However, some of the things are the same.  And, while I was not reliving a childhood event, coming back to the places where our formative years unfolded can help us reconnect with our roots. Through this experience, I feel like I am being called to return to my roots, the person I am, naturally, rather than the person we are all pressured to become as we adults in today’s world.  It’s like 2016 begun with what the year’s theme needs to be.  Outside of whatever negative feedback we have received, the adjustments we have made to be accepted, and who we were told to be, there is a person inside of all of us, the person we naturally are.  In this midst of everything I do in my adult life, this is a person I need to not lose sight of.  It is a person many of us need to reconnect with.  It is my sincere hope that in 2016, we all reconnect with our roots both individually and collectively.

Life On Monument Hill

What does a dog lover do when they suddenly find themselves dogless?  Well, they gladly accept the opportunity to “dog-sit” for their friends when they leave town.

Those that have lost a pet before know the situation.  It is just too soon to get a new dog.  But, I had become accustomed to spending time with dogs.  It still feels sort of strange to come home and not see my dog waiting for me at the door.  So, sometimes the best thing to do at this point, while I am missing just hanging out with dogs, is to go somewhere and spend several days with someone else’s dogs.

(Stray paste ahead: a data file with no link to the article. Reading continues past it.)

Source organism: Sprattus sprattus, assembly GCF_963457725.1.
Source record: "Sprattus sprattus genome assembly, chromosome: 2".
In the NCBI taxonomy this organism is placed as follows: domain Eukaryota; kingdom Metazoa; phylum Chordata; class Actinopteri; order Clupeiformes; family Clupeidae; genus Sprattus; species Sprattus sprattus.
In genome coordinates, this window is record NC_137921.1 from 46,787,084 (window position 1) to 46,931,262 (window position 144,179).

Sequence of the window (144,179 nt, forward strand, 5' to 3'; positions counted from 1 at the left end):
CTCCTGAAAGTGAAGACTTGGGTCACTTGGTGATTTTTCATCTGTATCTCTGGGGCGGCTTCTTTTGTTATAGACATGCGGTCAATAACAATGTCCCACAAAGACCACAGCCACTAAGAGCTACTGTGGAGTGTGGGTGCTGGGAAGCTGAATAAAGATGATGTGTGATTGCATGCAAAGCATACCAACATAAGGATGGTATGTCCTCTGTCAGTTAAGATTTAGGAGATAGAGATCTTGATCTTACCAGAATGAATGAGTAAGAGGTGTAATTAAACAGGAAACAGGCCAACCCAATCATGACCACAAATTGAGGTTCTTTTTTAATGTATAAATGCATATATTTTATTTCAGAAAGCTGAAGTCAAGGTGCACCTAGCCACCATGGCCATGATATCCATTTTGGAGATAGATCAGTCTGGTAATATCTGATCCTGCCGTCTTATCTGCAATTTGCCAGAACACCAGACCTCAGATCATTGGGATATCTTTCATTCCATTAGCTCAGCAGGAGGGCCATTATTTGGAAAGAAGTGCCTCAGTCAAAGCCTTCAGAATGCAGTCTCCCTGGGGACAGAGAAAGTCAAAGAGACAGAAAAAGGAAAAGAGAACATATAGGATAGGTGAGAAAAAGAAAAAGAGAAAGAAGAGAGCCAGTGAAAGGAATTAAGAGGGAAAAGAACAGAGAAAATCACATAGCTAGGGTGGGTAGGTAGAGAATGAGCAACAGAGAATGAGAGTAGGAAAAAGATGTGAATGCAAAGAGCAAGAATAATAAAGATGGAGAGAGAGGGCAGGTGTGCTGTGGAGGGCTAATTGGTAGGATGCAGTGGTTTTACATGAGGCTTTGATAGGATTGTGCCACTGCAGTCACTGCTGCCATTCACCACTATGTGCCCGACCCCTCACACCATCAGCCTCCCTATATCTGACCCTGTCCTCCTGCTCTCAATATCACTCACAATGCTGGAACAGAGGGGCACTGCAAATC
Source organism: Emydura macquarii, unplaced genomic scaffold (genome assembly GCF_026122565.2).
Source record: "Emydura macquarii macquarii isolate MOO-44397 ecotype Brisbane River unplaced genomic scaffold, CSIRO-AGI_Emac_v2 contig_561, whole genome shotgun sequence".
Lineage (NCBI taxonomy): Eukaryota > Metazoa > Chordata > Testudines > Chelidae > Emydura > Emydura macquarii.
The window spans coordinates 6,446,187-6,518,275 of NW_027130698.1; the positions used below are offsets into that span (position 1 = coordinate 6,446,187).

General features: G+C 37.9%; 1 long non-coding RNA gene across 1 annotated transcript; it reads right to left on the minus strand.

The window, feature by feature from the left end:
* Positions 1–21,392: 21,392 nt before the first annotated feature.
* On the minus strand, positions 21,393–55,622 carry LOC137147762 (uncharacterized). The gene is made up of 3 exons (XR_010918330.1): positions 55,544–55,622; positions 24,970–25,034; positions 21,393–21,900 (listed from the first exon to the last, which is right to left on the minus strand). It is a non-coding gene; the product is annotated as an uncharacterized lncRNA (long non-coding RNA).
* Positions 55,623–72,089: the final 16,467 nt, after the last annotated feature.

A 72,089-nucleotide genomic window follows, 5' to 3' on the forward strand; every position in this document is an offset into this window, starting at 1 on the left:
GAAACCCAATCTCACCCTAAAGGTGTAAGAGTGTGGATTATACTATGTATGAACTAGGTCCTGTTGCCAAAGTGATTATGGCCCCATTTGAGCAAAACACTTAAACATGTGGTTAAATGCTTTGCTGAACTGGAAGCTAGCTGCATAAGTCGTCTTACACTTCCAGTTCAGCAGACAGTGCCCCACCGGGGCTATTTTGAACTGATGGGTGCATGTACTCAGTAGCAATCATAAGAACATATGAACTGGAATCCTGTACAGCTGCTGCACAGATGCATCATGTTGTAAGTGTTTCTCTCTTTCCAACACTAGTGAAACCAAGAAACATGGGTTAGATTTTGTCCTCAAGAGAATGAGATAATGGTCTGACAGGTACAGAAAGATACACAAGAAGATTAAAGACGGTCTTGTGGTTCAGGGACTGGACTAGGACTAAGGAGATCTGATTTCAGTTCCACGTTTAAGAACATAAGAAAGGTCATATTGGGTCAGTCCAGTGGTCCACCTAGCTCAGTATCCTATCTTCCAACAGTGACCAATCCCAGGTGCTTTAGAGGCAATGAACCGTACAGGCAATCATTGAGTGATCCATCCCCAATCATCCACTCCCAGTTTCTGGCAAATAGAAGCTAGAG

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The first time I drove over what is referred to as the “Palmer Divide” it kind of caught me by surprise.  It was my first time driving from Denver to Colorado Springs.  As one who loves looking at maps, I knew there was a ridge between the two towns, and I knew it was referred to as the Palmer Divide.  I was, however, caught by surprise by how high in elevation I got to just simply driving along Interstate 25.  7,352 feet is over 2,000 feet higher in elevation than Denver, and around the same elevation as Lookout Mountain, a place people can go and overlook the City.  It’s way higher than I thought one could go without actually going into the mountains.

A most general simplification of Colorado’s geography slices the state into thirds.  The eastern third is essentially part of a larger region that extends nearly 1000 miles east called the “Great Plains”.  The central third is the Central Rockies, and the western third is often referred to as the “Western Slope”.  In this extremely simplistic model, Monument would technically be part of the eastern third, but it’s high elevation makes it significantly different than most other places referred to as part of the Great Plains.

In some ways, this town has the same look and feel of any fairly recently built suburb.  Although the town was incorporated in 1879, most of it’s population arrived since 1990.  Unlike in urban areas, the roads wind, and subdivisions are all disconnected from one another.